This post is about my own experience in applying for a CHINESE TOURIST VISA in the Philippines. For all other visa types (business, student, family visit, etc), kindly refer to other resources 🙂
In October 2016, I won round-trip tickets for two to Shanghai courtesy of Air Asia. It was very exciting, considering that Shanghai is part of my list of Top Skylines I Wanted To See with My Own Eyes and also a shooting location for one of my all-time favorite films — “Her”.
But, alas, one thing worried me: I would need a Chinese Visa. And my experiences with visa applications (once for the U.S. when I was 8 years old, and another for Australia when I graduated college — both times sponsored by my parents) were unhappy ones. Only the difference now is, I will be doing everything by myself with no reliance on my family.
But what do you know? I GOT IT!
*cue happy dancing unicorns and rainbows of relief*
Preparing for the application wasn’t exactly a breeze for me, though.
I’ve spent many nights researching about visa applications because I didn’t want to lose this opportunity by being ignorant and repeating any mistakes. It didn’t help that the blogs I’ve read regarding Chinese visas wrongly concluded that one’s bank account had to have at least 100,000 or even 200,000 pesos in it in order to qualify for one, which I found absolutely ridiculous (read more about “show money” here) if I’m only going to Shanghai for a couple of days and a budget of 12k pesos will be more than enough. Nowhere in the embassy’s official website stated that six figures was a requirement (though of course it wouldn’t hurt!). But it still stressed me out. I had enough to bring on the trip of course, but it had me over-thinking just in case the rumours were true… Moreover, I also didn’t have an ITR (Income Tax Return) nor anyone to ask sponsorship from.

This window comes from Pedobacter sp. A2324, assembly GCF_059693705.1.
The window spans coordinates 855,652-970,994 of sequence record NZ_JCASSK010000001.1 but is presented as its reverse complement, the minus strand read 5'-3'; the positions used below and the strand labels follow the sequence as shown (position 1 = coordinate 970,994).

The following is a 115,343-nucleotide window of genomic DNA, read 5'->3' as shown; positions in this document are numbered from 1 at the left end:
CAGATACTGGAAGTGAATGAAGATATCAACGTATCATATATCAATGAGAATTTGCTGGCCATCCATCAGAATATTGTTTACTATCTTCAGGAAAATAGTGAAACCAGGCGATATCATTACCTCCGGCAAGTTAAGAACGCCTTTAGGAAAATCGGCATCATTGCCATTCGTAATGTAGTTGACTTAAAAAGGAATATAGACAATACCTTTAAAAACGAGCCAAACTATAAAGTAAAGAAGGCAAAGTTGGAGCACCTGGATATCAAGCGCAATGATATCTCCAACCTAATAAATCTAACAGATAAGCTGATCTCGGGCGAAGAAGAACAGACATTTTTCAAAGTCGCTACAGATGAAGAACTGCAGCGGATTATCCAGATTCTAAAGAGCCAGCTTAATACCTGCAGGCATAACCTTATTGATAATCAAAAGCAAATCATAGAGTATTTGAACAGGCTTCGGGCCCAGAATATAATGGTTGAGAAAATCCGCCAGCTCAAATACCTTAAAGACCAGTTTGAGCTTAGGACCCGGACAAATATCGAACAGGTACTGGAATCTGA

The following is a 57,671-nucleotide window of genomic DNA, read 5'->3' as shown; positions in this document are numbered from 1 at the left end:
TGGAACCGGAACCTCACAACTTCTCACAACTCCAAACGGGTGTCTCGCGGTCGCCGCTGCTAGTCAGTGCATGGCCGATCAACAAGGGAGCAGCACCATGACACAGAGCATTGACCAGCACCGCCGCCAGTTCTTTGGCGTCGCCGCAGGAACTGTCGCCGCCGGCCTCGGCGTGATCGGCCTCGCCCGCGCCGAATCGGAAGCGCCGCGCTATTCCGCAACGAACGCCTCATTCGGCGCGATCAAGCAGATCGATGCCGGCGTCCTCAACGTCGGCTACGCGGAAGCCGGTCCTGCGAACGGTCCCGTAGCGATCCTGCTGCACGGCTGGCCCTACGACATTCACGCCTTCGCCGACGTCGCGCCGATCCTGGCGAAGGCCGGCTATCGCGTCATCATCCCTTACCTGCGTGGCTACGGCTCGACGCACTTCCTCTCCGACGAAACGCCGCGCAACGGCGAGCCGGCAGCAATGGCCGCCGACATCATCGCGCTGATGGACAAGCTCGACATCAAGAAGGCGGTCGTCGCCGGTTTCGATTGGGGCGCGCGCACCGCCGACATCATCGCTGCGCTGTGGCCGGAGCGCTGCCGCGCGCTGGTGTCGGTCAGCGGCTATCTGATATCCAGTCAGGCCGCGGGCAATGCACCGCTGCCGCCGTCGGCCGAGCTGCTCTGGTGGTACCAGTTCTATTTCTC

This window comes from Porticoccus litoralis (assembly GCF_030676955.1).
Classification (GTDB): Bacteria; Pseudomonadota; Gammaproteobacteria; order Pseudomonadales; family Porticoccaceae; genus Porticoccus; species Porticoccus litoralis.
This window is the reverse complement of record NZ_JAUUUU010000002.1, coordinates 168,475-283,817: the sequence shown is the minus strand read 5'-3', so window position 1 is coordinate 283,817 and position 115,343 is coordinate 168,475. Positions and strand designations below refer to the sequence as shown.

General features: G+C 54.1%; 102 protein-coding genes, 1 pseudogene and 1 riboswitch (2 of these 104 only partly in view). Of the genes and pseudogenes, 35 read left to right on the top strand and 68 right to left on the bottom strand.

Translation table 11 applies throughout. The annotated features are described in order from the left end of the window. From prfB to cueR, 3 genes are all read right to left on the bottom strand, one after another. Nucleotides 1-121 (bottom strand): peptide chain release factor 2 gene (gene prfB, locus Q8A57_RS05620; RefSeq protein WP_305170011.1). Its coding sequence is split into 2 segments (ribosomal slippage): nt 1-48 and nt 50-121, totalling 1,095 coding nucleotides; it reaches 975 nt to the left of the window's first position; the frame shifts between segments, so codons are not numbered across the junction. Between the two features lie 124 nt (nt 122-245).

So how was I granted a visa? I don’t exactly know what tipped the scales in my favor, but if you’ll read on, perhaps you’ll learn some helpful tips from what I did!
Who will find this guide helpful?
It will be most helpful for those who are:
• freelancers or home-based contractors / remote workers without an ITR yet who are curious about obtaining a visa;
• and honest, sincere people who genuinely want to travel for tourism purposes and have no intention of illegally working or overstaying their visit.
What are the basic requirements needed for the Chinese visa?
(Note: please always double-check and verify this list with the official one at the Chinese Embassy’s website as they may update it without notice)
1) Passport – Original passport that is valid for at least another 6 months with at least one blank visa page, a photocopy of the passport’s information/photo page and emergency contact page. The previous old passport, if available, is required to be submitted.
2) Visa Application Form – Submit truthfully-completed and signed Visa Application Form of the People’s Republic of China. Please type the answer in CAPITAL ENGLISH LETTERS in the space provided. DO NOT leave any field blank. Type N/A if the item does not apply. Application form of minors must be signed by their parents or legal guardians. Use a program like Adobe Acrobat Reader to digitally fill in the form and then print it along with everything else.
3) Photo – Provide 2 color photos and affix one of the photos on the Application Form. The photo should be recent, front view, white background, in 48mm x 33mm size without head covering. (Specific photo requirements, please click here). It’s important to glue your photo onto the application form as stapled/taped/clipped/detached photos will NOT be accepted.
4) Printed flight itinerary / reservation of round-trip airline ticket. Most people purchase their tickets ahead of time because of promo fares. Otherwise, if you don’t have that, save yourself the expensive risk of getting rejected and avail of this legit flight reservation service.
5) Printed hotel booking. Find accommodations that offer FREE CANCELLATION on Booking.com
6) if applicable, an Invitation Letter (please see the full remarks here) from China and the photocopy of the inviter’s Chinese ID/Passport with Chinese Residence Permit.
If this is your FIRST TIME applying for a Chinese Visa, you’ll need to provide these additional requirements:
A) Bank Certificate of Deposit Balance (including the past 6 months bank statement) and the receipt for payment of this certificate. There is no fixed amount required in your bank account. You just have to make sure that your daily itinerary / schedule of activities / total cost of your trip matches your budget.
B) BIR-stamped Income Tax Return Form;